Monday, April 14, 2014


Another sunny day on offer today saw me heading over to MSQ to see what goodies were on offer at this superb inland reserve.I started in usual fashion by checking the sheep fields,new workings and pools and they revealed some decent numbers of birds which included 62 Sand Martin,1 Egyptian Goose,6 Redshank and a pair of Wigeon with a few Willow Warbler,Chiffies and Blackcaps in the adjacent hedgerows and woodland.I then,as usual made my way around to the reserve proper,had a quick bite to eat and made my way down to the Grebe Lake,listening to a singing male Water Rail as i walked the pathway.No Otters today on Grebe Lake,but a very welcome first for the year in the form of a single Common Tern flying over the Lake giving some nice views before it disappeared over the trees in the direction of the main lake.A minimum of 3 Kingfisher were seen on several of the water bodies today,with 2 together on the pits along the entrance track,providing some excellent viewing and some welcome colour to the days sightings,hopefully they will settle down and nest this year.I continued through the reserve and the Heathy area provided some interesting and 'First' sightings of the year in the form a single Tachina ursina and Gorse Shieldbug,the former a member of the parasitic Tachinid Fly family,these group of flies lay their eggs on the unsuspecting host before the larvae hatches and eats the host while it is still alive.Another Tachinid was also seen nearby,the much more attractive Gymnochaeta viridis,this species resembles the 'Green Bottles' and is quite common around the reserve in the wooded areas,being seen basking on the sides of sun soaked trees in the Spring,a cracking fly species.The only Reptile of the day was also seen here,a single male Common Lizard,basking in the warm spring sunshine,my first sighting on the reserve so far this year.I continued around to the Duck hide seeing very little on the main lake apart from a single House Martin feeding over the water in amongst the Sand Marts and as i left the hide another 'First' for the year in the form of a Speckled Wood boosted the already good list of insects for the day.A couple of Green-veined Whites were seen also and at least 7 Peacock Butterfly.In the plantation a Siskin was logged  and a few more Chiffchaff and Blackcap gave the following Warbler totals for the day,11 Chiffie,10 Willow Warbler and 10 Blackcap.Some great showings of Marsh Marigolds are being seen around the reserve now along with Greater Stichwort,Lesser Celandine and masses of Ground Ivy.The only notable Fungi seen today was the scarce Helvella corium.Another great visit with some increasing numbers of insects at last.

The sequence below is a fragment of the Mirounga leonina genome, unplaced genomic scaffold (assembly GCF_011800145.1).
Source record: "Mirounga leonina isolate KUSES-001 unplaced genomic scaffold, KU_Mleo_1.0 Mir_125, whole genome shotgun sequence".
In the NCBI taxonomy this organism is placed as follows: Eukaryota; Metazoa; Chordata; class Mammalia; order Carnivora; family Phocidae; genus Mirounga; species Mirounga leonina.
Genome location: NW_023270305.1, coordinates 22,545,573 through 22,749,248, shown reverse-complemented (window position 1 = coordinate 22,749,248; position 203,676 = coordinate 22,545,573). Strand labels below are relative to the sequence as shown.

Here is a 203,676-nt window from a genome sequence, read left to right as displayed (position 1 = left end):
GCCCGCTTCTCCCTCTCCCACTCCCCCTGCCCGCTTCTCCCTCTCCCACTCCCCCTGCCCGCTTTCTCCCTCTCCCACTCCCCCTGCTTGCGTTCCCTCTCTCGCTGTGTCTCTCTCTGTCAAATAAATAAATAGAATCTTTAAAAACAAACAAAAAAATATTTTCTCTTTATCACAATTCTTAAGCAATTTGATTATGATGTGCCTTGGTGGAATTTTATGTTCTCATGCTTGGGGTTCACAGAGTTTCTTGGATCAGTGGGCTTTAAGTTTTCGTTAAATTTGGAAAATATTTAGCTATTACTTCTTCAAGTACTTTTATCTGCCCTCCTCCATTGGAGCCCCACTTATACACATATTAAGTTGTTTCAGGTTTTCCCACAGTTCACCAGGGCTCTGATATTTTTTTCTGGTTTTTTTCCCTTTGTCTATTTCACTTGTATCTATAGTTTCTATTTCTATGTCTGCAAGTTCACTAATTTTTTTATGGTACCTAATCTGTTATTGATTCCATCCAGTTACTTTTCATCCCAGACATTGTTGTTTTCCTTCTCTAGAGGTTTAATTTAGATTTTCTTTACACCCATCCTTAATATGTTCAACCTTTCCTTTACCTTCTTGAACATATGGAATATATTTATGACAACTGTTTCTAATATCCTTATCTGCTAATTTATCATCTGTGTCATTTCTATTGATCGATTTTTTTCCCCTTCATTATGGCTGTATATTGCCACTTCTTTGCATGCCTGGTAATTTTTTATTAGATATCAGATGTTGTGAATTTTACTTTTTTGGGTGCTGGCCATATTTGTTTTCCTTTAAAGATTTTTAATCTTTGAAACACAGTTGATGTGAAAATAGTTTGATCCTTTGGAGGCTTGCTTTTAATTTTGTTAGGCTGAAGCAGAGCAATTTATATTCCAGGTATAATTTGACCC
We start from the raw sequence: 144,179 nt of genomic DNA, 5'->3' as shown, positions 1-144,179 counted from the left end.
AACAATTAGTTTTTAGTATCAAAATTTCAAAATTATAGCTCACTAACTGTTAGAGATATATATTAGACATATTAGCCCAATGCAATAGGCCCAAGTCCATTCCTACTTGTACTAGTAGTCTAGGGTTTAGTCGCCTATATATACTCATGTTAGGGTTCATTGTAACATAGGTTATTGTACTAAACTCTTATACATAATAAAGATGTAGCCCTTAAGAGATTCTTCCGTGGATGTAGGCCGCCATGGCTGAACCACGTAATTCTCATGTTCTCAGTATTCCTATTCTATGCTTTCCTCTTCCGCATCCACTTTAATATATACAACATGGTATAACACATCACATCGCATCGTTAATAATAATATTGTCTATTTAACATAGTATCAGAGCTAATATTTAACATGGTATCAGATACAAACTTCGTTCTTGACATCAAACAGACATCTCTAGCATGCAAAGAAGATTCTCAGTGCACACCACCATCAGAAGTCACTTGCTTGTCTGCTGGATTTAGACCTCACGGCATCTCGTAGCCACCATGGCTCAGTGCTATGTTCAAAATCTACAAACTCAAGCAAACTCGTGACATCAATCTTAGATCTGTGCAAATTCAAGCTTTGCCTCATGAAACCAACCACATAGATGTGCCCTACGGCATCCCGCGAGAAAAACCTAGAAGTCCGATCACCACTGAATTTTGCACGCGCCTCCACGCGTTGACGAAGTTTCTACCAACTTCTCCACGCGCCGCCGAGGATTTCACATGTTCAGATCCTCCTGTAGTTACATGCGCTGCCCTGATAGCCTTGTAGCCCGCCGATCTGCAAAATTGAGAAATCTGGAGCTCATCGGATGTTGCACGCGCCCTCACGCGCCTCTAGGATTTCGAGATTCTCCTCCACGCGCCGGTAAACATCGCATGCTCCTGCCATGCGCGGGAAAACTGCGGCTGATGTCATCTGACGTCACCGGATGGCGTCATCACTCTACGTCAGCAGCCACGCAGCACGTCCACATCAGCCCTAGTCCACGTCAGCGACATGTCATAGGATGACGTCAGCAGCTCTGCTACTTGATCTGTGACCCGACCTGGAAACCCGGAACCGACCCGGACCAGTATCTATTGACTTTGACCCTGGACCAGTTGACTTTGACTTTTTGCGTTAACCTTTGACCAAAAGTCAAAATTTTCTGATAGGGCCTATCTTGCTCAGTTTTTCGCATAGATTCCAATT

Goat Willow Blossum.

Tachinid Fly - Tachina ursina.

Tachinid Fly - Gymnochaeta viridis.

Gorse Shieldbug.

Greater Stichwort.

Marsh Marigolds.

Speckled Wood.

Sunday, April 13, 2014

Local Patch....

With the prospect of a lovely sunny morning on offer,Lee and myself decided to have a walk from the village out to Kettleby Quarries and the fishing lakes.The first section of the walk along Marsh Lane towards the first of the ponds revealed nothing new in with a few Swallows and singles of Blackcap,Willow Warbler and Chiffchaff.On the first of the pits over the railway crossing,the pair of Great-crested Grebes were still busy feeding their brood of youngsters and the pair of Little Grebes were still showing no signs of settling down yet.After hearing a few snippets of Sylvia song i soon found the songster,a cracking male Whitethroat,my first of the year.He was watched giving his bouncing song flight over his chosen area of Nettle beds and gave some great views,a little beauty.Shortly afterwards,another great sighting in the form of a male Green Woodpecker watched feeding on the ground near the chicken farm and 'Yaffling' from a nearby Silver Birch.This was a most welcome sight,as i havn't seen one in the local area since the winter of 2010/11 which devastated the population of this species,hopefully they will have a recovery now.A few more hirundines over the main lake included 4 Sand Martin and a further 6 Swallows and they were watched as they hawked over the water for their flying prey and nearby a mini kettle of 5 Common Buzzard soared over the adajacent conifer plantation.On the water filled quarries a couple of pairs of Oystercatcher,2 Redshank and a mixed flock of Lesser Black-backed and Herring Gulls bathed.On the edge of the plantation a Muslin Moth caterpillar was found and on the fields up towards the hillside,2 pairs of Grey Partridge were logged and a few more insects included 4 Peacock Butterfly and 2 Small Tortoiseshell.A scattering of Wildflowers included some lovely examples of the very attractive Field Pansy and others recorded were Lesser Celandine and Coltsfoot.The top path towards St.Mary's Church saw a pair of Bullfinch and several Tawny-mining Bees being seen,but sadly no Firecrest in the churchyard today.A nice few hours out in some great weather this morning.